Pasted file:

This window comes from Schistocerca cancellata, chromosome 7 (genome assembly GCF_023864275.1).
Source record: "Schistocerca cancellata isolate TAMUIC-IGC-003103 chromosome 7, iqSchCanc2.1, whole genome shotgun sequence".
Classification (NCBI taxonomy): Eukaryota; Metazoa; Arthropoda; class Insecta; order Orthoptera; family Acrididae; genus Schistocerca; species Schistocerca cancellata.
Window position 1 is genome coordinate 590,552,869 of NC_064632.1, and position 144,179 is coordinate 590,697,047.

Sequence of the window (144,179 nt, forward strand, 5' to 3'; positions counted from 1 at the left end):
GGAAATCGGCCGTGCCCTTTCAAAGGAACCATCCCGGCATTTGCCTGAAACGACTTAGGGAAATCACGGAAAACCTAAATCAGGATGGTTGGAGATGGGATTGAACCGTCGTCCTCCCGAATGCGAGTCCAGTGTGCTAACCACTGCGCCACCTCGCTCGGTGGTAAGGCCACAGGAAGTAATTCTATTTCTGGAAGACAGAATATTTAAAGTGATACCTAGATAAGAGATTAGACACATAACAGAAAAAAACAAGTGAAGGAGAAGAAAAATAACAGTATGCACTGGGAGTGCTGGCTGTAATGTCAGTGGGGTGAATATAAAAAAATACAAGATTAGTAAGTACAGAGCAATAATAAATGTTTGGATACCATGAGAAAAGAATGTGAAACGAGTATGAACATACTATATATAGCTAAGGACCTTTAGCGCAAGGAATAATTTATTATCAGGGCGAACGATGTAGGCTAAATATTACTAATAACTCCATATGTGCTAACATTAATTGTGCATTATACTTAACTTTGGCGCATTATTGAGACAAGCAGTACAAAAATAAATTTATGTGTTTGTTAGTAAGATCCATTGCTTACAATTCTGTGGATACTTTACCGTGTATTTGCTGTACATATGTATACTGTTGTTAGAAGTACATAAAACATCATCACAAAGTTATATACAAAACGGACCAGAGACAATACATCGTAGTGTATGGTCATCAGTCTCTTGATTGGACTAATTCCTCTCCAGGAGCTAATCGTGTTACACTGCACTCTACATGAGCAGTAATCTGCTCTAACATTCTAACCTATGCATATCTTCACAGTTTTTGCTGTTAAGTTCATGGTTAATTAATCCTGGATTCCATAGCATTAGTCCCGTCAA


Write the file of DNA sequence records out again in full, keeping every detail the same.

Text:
This window comes from Schistocerca cancellata, chromosome 7 (genome assembly GCF_023864275.1).
Source record: "Schistocerca cancellata isolate TAMUIC-IGC-003103 chromosome 7, iqSchCanc2.1, whole genome shotgun sequence".
Classification (NCBI taxonomy): Eukaryota; Metazoa; Arthropoda; class Insecta; order Orthoptera; family Acrididae; genus Schistocerca; species Schistocerca cancellata.
Window position 1 is genome coordinate 590,552,869 of NC_064632.1, and position 144,179 is coordinate 590,697,047.

Sequence of the window (144,179 nt, forward strand, 5' to 3'; positions counted from 1 at the left end):
GGAAATCGGCCGTGCCCTTTCAAAGGAACCATCCCGGCATTTGCCTGAAACGACTTAGGGAAATCACGGAAAACCTAAATCAGGATGGTTGGAGATGGGATTGAACCGTCGTCCTCCCGAATGCGAGTCCAGTGTGCTAACCACTGCGCCACCTCGCTCGGTGGTAAGGCCACAGGAAGTAATTCTATTTCTGGAAGACAGAATATTTAAAGTGATACCTAGATAAGAGATTAGACACATAACAGAAAAAAACAAGTGAAGGAGAAGAAAAATAACAGTATGCACTGGGAGTGCTGGCTGTAATGTCAGTGGGGTGAATATAAAAAAATACAAGATTAGTAAGTACAGAGCAATAATAAATGTTTGGATACCATGAGAAAAGAATGTGAAACGAGTATGAACATACTATATATAGCTAAGGACCTTTAGCGCAAGGAATAATTTATTATCAGGGCGAACGATGTAGGCTAAATATTACTAATAACTCCATATGTGCTAACATTAATTGTGCATTATACTTAACTTTGGCGCATTATTGAGACAAGCAGTACAAAAATAAATTTATGTGTTTGTTAGTAAGATCCATTGCTTACAATTCTGTGGATACTTTACCGTGTATTTGCTGTACATATGTATACTGTTGTTAGAAGTACATAAAACATCATCACAAAGTTATATACAAAACGGACCAGAGACAATACATCGTAGTGTATGGTCATCAGTCTCTTGATTGGACTAATTCCTCTCCAGGAGCTAATCGTGTTACACTGCACTCTACATGAGCAGTAATCTGCTCTAACATTCTAACCTATGCATATCTTCACAGTTTTTGCTGTTAAGTTCATGGTTAATTAATCCTGGATTCCATAGCATTAGTCCCGTCAA